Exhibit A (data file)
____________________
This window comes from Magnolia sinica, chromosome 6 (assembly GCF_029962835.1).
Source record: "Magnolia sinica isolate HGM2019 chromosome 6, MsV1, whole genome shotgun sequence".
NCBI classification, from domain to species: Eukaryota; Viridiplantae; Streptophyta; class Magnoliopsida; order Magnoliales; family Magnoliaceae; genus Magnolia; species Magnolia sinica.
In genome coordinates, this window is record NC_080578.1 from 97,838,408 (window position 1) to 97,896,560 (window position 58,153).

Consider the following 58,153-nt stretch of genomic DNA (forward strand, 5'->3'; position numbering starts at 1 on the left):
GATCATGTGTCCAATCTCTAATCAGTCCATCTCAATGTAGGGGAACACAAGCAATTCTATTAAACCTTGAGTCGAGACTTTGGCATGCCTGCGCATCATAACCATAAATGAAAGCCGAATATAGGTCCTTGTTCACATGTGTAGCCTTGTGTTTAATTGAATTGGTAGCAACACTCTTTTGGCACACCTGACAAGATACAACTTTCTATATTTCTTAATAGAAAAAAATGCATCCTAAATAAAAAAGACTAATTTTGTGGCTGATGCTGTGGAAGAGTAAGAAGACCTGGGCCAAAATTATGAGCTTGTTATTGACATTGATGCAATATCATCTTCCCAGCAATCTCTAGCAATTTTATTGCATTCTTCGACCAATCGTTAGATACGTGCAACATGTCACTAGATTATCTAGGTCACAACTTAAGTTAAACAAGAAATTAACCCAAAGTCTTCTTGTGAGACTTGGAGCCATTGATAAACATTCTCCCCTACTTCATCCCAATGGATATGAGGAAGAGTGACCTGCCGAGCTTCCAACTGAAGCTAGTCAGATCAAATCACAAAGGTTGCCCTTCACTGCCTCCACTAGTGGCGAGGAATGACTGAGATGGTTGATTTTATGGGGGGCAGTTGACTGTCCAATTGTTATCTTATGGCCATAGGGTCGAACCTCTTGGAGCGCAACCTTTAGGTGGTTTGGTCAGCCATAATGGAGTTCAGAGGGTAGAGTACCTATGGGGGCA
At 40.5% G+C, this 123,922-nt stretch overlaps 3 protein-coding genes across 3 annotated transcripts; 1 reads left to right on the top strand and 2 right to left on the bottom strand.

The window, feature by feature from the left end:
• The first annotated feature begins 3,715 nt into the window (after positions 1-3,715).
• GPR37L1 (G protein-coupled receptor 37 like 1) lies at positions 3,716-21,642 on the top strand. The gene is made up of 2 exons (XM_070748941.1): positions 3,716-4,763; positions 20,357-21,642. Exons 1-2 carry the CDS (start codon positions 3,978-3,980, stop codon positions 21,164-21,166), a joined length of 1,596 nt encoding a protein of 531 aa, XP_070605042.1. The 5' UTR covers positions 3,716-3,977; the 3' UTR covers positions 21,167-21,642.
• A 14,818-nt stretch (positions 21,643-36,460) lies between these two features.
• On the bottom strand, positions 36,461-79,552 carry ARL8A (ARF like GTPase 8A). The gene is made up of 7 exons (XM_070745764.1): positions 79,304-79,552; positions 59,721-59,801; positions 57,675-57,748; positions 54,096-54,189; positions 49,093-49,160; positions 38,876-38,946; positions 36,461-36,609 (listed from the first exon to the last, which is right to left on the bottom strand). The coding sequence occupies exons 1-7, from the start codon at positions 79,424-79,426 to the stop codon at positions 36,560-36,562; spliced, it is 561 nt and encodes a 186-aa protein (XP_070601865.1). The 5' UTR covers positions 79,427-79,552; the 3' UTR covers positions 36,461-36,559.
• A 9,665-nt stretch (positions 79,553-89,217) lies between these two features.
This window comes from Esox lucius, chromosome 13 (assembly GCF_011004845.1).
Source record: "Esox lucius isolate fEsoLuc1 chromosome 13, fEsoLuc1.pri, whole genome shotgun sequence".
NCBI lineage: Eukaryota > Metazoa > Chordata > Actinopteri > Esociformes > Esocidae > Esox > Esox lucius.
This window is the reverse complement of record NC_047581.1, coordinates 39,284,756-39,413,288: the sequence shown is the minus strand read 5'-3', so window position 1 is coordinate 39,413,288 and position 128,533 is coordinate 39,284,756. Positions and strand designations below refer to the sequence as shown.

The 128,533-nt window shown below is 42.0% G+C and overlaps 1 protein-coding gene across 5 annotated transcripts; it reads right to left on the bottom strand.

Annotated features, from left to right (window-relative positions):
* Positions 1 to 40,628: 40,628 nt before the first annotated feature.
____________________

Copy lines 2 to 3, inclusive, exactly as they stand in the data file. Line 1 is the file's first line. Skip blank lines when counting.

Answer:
Source record: "Magnolia sinica isolate HGM2019 chromosome 6, MsV1, whole genome shotgun sequence".
NCBI classification, from domain to species: Eukaryota; Viridiplantae; Streptophyta; class Magnoliopsida; order Magnoliales; family Magnoliaceae; genus Magnolia; species Magnolia sinica.